Pierre de Ronsard was a French poet of the 16th century who enjoyed the privileged position throughout most of his adult life of being a favoured poet of the Kings of France. He was generally accepted as the leading writer amongst a group of Renaissance poets called La Pléiade, a collection of talented poets of the time that included Joachim du Bellay and Jean-Antoine de Baif. The members of this group tended to write in a fanciful, graceful style exhibiting the language to its best effect, introducing vivid imagery where possible and endeavouring to use a graceful variety of meter at all times.
Ronsard was born in September 1524 at Le Manoir de la Possonnière which was in a village called Couture-sur-Loir. His parents were of noble blood and he spent his early years being educated at home but was sent to Paris at nine years old to study at the College de Navarre. He was selected to act as a page at the wedding of James V of Scotland and Madeleine of France and this was the start of a period of much travel for the young man taking in Scotland, England, Flandres and Holland before he finally returned to France.
He was employed in a number of diplomatic posts including acting as Secretary to Lazare de Baif who was the father of Jean-Antoine, one of his fellow members of La Pléiade. He was also attached to Cardinal du Bellay-Langey’s staff for a time. All of this diplomatic activity contributed to his general education and, of course, enhanced his standing in royal circles. He was becoming a hugely popular poet and was growing prosperous as a result.
He maintained his status as favoured royal poet despite more than one change of sovereign and King Charles IX looked after him very well. As well as allowing Ronsard to take rooms at the royal palace, he granted him other properties and honours including abbacies and priories. A man in such a position was bound to attract enemies of course, and the Huguenots disliked him intensely. They tried their best to discredit him as a libertine at every opportunity and put forward their own poet as a worthy rival to de Ronsard. This was a man called Du Bartas. Written and verbal attacks though were only a part of their campaign against him. They even tried to have him assassinated which was, in truth, fairly typical behaviour of that time.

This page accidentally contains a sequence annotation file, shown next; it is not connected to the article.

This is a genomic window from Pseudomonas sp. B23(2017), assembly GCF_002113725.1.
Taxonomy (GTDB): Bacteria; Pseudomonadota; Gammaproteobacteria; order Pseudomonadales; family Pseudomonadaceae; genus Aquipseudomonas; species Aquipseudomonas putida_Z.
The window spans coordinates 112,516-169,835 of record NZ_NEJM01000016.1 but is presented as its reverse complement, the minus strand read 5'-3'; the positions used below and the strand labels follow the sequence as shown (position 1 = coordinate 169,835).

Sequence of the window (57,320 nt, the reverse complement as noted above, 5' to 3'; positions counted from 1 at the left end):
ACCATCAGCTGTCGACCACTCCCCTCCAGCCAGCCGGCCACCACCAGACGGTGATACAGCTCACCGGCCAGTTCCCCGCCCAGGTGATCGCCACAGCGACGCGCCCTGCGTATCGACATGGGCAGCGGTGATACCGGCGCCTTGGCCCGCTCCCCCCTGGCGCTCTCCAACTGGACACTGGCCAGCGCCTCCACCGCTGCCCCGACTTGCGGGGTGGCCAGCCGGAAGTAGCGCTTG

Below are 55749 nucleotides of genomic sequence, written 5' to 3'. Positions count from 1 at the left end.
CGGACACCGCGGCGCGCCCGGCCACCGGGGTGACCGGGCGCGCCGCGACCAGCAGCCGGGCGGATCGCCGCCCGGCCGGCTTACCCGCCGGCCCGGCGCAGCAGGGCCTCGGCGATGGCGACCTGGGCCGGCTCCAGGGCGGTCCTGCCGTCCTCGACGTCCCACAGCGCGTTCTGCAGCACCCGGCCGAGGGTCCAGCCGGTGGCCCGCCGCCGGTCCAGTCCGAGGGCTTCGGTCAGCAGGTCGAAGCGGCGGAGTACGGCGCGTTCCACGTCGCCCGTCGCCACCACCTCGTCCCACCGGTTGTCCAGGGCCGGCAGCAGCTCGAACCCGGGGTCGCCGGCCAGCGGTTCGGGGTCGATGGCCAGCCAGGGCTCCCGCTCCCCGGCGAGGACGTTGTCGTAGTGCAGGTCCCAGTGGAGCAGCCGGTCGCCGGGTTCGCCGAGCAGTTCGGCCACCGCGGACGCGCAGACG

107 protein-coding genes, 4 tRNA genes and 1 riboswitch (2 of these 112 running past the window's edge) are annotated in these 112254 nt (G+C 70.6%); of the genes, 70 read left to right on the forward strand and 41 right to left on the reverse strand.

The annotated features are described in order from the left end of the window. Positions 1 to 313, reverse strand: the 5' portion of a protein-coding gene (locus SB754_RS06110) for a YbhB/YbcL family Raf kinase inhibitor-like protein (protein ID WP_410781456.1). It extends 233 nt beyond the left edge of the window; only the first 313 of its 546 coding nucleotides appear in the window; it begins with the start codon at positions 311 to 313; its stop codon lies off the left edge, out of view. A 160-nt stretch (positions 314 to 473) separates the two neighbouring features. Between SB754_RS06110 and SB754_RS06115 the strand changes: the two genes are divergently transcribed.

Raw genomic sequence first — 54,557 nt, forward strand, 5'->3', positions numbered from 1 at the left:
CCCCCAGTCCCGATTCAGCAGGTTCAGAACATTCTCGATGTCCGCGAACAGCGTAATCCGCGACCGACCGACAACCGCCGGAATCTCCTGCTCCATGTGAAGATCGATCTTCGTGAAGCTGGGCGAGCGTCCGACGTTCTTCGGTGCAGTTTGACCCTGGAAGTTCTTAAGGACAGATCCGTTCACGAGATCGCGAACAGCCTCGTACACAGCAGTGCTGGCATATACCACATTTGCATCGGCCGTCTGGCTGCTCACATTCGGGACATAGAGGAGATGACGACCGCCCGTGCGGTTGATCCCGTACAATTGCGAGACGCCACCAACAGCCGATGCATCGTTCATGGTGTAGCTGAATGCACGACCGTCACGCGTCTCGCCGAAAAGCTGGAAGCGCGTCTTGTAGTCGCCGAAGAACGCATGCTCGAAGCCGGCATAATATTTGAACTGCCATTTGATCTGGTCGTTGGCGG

An example of Ronsard’s lyrical style of poetry is translated below and is called Sur La Mort de Marie. It is possible that it is dedicated to the mistress of the Duke of Anjou. Marie de Clèves died in 1574:
Ronsard was prolific in his writing, often by royal command. King Charles commissioned a work called the Franciade in 1572 but this was not one of his best, by any means. A significant feature of this publication was that it coincided with a particularly bloody period in the French Religious Wars that were going on at the time. The St Bartholomew Massacre took place just before it and featured the persecution and violent deaths of thousands of Huguenot supporters at the hands of the Catholics. Not surprisingly the “royalist” Ronsard’s efforts were looked down upon by the survivors of this massacre.
During the last decade of his life Ronsard moved away from court life as his health declined. He spent his last days mostly at one of his houses in the Vendôme and sometimes with a friend in Paris (Jean Galland). He continued to write almost to the end and it is said that some of his best work was done in his final years. He was in ever increasing pain though and he calmly prepared himself for death at his priory in Saint-Cosme, Touraine.
Pierre de Ronsard died in December 1585, aged 61.